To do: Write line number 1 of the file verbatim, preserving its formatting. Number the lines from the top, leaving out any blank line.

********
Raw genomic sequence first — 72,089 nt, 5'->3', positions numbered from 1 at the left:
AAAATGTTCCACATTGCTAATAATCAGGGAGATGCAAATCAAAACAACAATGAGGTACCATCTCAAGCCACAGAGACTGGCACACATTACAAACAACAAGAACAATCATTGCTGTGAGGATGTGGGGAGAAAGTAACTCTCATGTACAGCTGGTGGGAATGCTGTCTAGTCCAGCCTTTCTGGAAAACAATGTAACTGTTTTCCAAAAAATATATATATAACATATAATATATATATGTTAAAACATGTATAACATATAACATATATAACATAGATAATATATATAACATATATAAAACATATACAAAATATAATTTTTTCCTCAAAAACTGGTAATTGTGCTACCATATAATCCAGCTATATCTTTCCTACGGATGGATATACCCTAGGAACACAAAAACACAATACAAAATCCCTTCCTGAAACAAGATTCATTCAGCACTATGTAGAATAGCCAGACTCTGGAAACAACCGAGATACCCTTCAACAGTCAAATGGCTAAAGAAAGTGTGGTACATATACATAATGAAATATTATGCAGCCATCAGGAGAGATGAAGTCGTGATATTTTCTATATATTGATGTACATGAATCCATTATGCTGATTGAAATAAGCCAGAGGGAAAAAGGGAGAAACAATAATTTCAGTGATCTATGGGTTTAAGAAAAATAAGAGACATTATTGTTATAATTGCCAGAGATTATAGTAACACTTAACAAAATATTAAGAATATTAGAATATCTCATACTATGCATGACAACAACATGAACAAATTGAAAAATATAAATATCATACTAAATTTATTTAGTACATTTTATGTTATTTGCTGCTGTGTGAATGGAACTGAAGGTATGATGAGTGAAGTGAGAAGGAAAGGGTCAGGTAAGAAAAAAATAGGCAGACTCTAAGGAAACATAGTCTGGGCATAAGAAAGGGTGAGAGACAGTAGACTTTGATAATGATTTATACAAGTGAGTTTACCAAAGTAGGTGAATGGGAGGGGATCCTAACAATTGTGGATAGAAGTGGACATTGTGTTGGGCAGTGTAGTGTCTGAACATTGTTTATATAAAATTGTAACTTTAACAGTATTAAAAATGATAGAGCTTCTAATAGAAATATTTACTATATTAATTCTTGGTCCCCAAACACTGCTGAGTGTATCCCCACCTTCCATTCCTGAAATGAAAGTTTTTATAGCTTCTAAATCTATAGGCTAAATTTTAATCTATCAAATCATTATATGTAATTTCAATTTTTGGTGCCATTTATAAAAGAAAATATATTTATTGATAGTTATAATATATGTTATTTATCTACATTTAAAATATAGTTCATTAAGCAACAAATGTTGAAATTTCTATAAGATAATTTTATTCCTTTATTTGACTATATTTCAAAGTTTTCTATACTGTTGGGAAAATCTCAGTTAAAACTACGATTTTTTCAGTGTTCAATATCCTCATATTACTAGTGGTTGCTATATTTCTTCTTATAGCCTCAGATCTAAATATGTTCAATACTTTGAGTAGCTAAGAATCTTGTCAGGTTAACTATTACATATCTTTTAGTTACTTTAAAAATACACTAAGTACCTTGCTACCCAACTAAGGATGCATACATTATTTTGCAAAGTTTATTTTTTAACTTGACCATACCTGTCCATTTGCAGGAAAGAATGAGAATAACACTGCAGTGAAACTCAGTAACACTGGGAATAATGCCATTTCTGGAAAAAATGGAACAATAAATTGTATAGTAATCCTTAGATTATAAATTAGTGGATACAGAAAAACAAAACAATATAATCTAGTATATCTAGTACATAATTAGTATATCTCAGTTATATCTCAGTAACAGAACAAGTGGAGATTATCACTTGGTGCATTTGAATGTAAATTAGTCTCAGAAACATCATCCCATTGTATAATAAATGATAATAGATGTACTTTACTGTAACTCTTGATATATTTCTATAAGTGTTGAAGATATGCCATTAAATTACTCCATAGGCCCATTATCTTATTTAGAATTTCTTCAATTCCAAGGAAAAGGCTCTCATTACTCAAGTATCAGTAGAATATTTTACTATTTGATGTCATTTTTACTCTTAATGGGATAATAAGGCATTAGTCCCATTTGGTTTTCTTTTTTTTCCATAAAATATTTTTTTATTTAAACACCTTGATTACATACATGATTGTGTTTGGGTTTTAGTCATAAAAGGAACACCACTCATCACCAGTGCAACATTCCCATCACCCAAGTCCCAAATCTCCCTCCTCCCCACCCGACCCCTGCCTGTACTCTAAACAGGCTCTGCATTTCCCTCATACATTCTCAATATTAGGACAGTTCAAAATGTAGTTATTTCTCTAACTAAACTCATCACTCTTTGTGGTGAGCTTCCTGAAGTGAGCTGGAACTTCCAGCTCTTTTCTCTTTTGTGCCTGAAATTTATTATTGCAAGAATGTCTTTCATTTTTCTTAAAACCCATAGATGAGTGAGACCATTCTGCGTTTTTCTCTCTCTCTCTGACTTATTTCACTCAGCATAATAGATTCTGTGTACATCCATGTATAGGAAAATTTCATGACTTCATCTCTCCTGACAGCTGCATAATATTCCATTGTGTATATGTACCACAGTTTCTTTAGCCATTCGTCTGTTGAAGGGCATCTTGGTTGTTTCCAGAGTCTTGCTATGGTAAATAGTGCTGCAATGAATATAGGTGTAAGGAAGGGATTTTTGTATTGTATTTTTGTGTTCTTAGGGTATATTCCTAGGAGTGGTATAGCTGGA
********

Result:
Raw genomic sequence first — 72,089 nt, 5'->3', positions numbered from 1 at the left: